Caring for your mental health while studying


Faculty: Arts, Humanities and Social Sciences
School: School of Creative Industries
Course: BA (Hons) Drama and English Literature
Category: Music and performing arts

12 March 2021

Looking after your mental health is so important, even more so during the COVID-19 pandemic. Here are some things you can do to check in with yourself and look after your mental health.

During lockdown we’ve tried to be more self-aware of how we’re feeling.

As momentous occasions have passed us by, we think about how that impacts our mental health. People have had birthdays, weddings, births, funerals and even graduated – life keeps moving. Just as these events mark defining moments in life, choosing a university will affect the rest of your life too, which is why it's so important to take time to check in with yourself and look after your mental health as a student.

Transitioning and getting settled can be overwhelming, but there are things that you can do to help give you some peace of mind and help you keep moving forward.

Take breaks

Staring at a computer screen and overworking yourself are two things that can feel productive at times, but can also be your worst enemy. A lot of signifiers of your mental health, are physical: tiredness, low moods, and headaches. It’s important to take breaks and to listen to your body. Avoid just switching from one screen to another – the days I take time away from technology leave me more refreshed. Give yourself time to rest. Just for five minutes; meditate, take a stretch, go for a walk, read, cook, dance... the possibilities are endless!

Learn to prioritise and time manage

When you have a mountain of things you need to get done, it can be overwhelming and a big contributing factor to a lot of students’ stress. Not to sound dramatic, but learning to prioritise tasks and to manage your time effectively is a life skill!

Talk about the decisions you’re making

Seek support from family and friends, or in the ARU Facebook group. Take time to vent or ask for advice. You aren’t alone making these choices and there might be other people asking the same questions or needing the same kind of support.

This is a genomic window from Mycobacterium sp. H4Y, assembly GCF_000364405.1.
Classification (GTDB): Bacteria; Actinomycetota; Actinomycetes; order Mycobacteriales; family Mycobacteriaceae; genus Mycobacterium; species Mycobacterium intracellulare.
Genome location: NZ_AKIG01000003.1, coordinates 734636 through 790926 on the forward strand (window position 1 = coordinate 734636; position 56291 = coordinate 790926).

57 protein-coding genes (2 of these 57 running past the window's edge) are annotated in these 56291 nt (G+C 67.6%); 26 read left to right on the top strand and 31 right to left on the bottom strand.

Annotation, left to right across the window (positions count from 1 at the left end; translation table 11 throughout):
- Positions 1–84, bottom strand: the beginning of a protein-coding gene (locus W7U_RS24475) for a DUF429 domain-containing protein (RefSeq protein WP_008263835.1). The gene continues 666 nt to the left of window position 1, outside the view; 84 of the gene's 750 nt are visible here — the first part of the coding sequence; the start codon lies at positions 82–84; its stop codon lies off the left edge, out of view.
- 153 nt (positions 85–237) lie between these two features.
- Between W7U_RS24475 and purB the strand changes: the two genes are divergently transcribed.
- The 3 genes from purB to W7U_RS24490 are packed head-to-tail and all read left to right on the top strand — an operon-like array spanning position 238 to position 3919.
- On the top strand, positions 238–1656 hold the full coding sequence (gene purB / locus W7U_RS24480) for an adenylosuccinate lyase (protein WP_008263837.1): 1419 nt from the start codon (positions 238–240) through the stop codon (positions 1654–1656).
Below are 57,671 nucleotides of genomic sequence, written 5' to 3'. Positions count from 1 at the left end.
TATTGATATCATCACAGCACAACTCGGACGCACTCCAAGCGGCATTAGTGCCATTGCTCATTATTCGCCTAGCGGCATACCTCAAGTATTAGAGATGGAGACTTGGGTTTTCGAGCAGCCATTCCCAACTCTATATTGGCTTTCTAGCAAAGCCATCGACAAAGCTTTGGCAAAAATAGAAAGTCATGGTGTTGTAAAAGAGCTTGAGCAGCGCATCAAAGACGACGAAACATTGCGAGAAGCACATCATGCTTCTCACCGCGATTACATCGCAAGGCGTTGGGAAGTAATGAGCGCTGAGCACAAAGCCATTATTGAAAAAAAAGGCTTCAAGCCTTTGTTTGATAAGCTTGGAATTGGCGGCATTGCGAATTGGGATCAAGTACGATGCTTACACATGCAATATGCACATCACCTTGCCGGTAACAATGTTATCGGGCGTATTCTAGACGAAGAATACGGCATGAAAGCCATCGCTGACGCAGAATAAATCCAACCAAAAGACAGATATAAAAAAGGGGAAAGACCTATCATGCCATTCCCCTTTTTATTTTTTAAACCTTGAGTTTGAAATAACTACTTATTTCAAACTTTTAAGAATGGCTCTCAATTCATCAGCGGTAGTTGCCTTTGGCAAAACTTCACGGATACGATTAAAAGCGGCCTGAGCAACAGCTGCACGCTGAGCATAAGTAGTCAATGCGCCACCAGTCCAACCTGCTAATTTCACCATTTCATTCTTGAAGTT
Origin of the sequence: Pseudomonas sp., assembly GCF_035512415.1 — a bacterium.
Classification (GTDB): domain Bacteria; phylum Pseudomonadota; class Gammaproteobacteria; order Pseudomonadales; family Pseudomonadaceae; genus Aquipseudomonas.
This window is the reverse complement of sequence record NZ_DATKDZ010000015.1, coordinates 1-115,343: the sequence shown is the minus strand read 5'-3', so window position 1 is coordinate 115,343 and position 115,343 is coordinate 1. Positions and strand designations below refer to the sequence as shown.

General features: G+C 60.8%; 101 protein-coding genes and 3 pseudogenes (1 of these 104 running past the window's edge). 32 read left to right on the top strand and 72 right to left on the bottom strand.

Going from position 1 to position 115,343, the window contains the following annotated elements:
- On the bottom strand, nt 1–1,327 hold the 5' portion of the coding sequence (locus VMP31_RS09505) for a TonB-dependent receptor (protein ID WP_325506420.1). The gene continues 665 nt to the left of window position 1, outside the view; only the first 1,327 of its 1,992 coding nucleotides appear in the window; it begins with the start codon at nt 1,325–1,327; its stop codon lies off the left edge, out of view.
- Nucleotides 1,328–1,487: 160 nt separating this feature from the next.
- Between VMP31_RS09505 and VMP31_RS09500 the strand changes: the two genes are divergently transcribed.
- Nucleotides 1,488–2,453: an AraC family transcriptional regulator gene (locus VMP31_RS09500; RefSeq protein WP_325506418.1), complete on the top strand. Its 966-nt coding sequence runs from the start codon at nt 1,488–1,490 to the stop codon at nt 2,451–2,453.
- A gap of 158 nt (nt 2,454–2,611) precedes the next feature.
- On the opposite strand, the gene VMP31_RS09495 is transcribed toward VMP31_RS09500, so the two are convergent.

Engage with us!

Getting involved with your university via social media is a great way to feel connected and to find support. ARU’s Facebook group for offer holders is the perfect place to meet other students, as well as Student Ambassadors like myself!

Also look out for events like Open Days or Applicant Days, where you can go to virtual course talks and speak to students and lecturers.

Where you can go

University services for mental health and wellbeing
ARU offers a free and confidential wellbeing service. There are also plenty of self-help guides on the mental health and well-being hub.

If you’re thinking about studying at ARU and have any questions about health and wellbeing, please email them to

ARU’s wellbeing and counselling service runs from Monday-Friday within office hours, so it’s important to know where you can go if you need support outside of those times.

Nightline is a listening service that is run by students, especially for students at ARU and University of Cambridge. It’s available from 7pm–7am every night during term time.

This is one of a great many support services. If you are afraid for your safety or need critical help please call 999 or go to A&E.


The views expressed here are those of the individual and do not necessarily represent the views of Anglia Ruskin University. If you've got any concerns please contact us.